Tasmanian Devils May Survive Their Own Pandemic

The marsupial appears to be able and willing to do what humans have proven they are reluctant to do: self-isolate when they are sick.

A Tasmanian devil. (Photo by Alecia Carter)

(CN) — For the last decade, it appeared a contagious facial cancer would lead to the extinction of the Tasmanian devil, but new research suggests otherwise.

An unprecedented genetic analysis of the fatal devil facial tumor disease published in Science on Wednesday suggests not only that the marsupials are co-evolving with the disease, but that they may very well survive into the next century.

“Collectively, our group has a number of studies that have shown devils are evolving in response to the disease and the disease seems to be transitioning toward an endemic pathogen,” said Andrew Storfer, study author and biology professor at Washington State University. An expert in host-pathogen evolution, Storfer said became interested in the Tasmanian devil disease by chance while on sabbatical in Australia.

Discovered in 1996, devil facial tumor disease is a contagious cancer transmitted among Tasmanian devils through social biting. It is 100% fatal, killing hosts within 6 to 12 months. Since the disease emerged 25 years ago, it has decimated the devil population by 90%. Most expected the cancer to drive the rare mammals into extinction.

A Tasmanian devil afflicted with devil facial tumor disease, a deadly viral cancer that has nearly wiped out the species. (Photo by Alexandra K. Fraik)

Instead, the analysis of 11,359 genes from 51 tumor samples collected between 2003 and 2018 reveals an intricate picture of co-evolution and adaptation. Phylodynamics — the study of how immune systems and evolution shape diseases — also helped scientists understand the genetic lineages of the Ebola virus and the novel coronavirus SARS-CoV-2, which causes Covid-19. Until now, phylodynamics was limited to studying simple viruses.

“One of our challenges was screening over 11,000 genes for evolution in a clocklike or regular pattern, which helps us generate an evolutionary tree that we can then use to estimate parameters like the growth in the population and the transmission rate over time,” Storfer said. “It took several months to do that, but the good news is now anyone can use that approach, in theory, to look at pathogens with larger genomes like bacteria and fungi.”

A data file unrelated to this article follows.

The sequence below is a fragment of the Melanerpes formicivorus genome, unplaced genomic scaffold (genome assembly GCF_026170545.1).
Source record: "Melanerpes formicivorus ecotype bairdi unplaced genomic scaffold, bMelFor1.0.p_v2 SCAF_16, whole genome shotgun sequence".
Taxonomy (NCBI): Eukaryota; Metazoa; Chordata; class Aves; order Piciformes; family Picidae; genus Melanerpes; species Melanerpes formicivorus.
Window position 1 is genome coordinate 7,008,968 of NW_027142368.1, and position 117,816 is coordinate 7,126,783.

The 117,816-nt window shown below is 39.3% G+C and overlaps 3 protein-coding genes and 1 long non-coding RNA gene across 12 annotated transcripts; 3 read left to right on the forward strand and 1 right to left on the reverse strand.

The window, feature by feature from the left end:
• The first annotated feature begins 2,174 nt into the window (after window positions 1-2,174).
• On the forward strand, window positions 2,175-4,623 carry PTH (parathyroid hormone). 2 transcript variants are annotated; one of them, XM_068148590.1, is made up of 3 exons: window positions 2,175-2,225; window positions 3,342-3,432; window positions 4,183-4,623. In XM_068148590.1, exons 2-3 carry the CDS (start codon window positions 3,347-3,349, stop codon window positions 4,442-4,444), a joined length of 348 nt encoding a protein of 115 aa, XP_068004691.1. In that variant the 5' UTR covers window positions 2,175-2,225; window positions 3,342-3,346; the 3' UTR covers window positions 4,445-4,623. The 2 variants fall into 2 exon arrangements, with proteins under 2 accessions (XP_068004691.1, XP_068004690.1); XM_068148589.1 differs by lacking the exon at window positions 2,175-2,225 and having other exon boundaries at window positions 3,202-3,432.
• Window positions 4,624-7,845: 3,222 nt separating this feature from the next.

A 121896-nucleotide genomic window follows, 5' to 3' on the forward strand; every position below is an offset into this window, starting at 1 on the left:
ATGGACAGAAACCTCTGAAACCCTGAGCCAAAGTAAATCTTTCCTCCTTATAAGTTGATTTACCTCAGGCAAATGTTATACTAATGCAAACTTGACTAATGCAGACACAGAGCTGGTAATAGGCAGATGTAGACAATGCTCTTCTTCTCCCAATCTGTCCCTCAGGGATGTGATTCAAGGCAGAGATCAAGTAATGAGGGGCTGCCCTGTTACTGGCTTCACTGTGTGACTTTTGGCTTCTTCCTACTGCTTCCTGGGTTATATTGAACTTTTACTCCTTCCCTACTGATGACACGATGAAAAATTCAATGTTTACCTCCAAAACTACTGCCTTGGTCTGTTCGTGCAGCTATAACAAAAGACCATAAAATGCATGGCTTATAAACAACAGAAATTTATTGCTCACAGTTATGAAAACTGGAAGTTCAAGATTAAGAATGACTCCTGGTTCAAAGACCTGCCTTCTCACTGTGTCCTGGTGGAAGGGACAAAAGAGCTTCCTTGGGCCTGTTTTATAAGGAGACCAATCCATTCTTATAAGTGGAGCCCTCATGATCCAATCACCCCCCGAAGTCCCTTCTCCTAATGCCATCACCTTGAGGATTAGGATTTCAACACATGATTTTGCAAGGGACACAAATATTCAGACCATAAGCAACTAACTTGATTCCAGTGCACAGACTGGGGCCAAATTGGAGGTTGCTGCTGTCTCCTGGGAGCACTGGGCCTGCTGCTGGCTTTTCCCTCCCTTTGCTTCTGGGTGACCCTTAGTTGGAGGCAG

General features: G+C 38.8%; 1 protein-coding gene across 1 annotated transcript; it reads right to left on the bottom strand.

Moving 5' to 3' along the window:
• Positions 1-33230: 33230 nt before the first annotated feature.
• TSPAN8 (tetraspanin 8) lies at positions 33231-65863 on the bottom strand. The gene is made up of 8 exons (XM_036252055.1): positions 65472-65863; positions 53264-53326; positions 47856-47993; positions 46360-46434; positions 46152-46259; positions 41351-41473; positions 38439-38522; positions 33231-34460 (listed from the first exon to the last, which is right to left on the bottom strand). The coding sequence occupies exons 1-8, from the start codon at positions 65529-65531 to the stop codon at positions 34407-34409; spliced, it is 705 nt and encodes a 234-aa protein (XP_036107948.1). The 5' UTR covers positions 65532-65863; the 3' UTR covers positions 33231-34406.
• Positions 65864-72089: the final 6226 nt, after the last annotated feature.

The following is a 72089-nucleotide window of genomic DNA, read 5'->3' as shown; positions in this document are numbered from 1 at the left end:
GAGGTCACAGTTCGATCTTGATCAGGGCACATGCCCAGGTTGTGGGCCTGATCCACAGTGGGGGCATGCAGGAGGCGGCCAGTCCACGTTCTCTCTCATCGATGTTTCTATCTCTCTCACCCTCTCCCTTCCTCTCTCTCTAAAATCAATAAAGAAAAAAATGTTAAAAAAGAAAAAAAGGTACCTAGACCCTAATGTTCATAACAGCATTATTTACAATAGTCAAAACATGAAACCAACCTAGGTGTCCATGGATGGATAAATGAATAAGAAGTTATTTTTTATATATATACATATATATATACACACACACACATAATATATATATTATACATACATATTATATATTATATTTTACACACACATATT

This analysis revealed 28 genes mutations following a clocklike pattern, allowing researchers to date the disease origination to between 1977 and 1987. In addition to identifying two different versions of the disease, researchers found both strains spread evenly and rapidly throughout the devils’ range. 

Most surprising of all, this study provides evidence that rather than the death of the Tasmanian devils, the disease is becoming endemic to their life. The rate of infection appears to be decreasing, from each infected animal spreading the disease to 3.5 others down to a 1:1 infection rate.

More research is needed to confirm how devils have adapted to the disease, but two theories prevail: immunological adaptations, meaning the devils have become better at fighting the disease, and behavior.

In fact, research from the same lab published in the Proceedings of the Royal Society B on Tuesday suggests sick devils have started to self-isolate, thus reducing the spread of the disease.

“Ecological models show that under most scenarios, the devil should survive for at least 50 to 100 years,” Storfer said with cautious optimism. “This suggests that perhaps the best management strategy is actually just to let evolution run its course in the wild.”

The research was funded by a grant from the U.S. National Institutes of Health and by the Australian Research Council.

A Tasmanian devil on the run. (Photo by David G. Hamilton)
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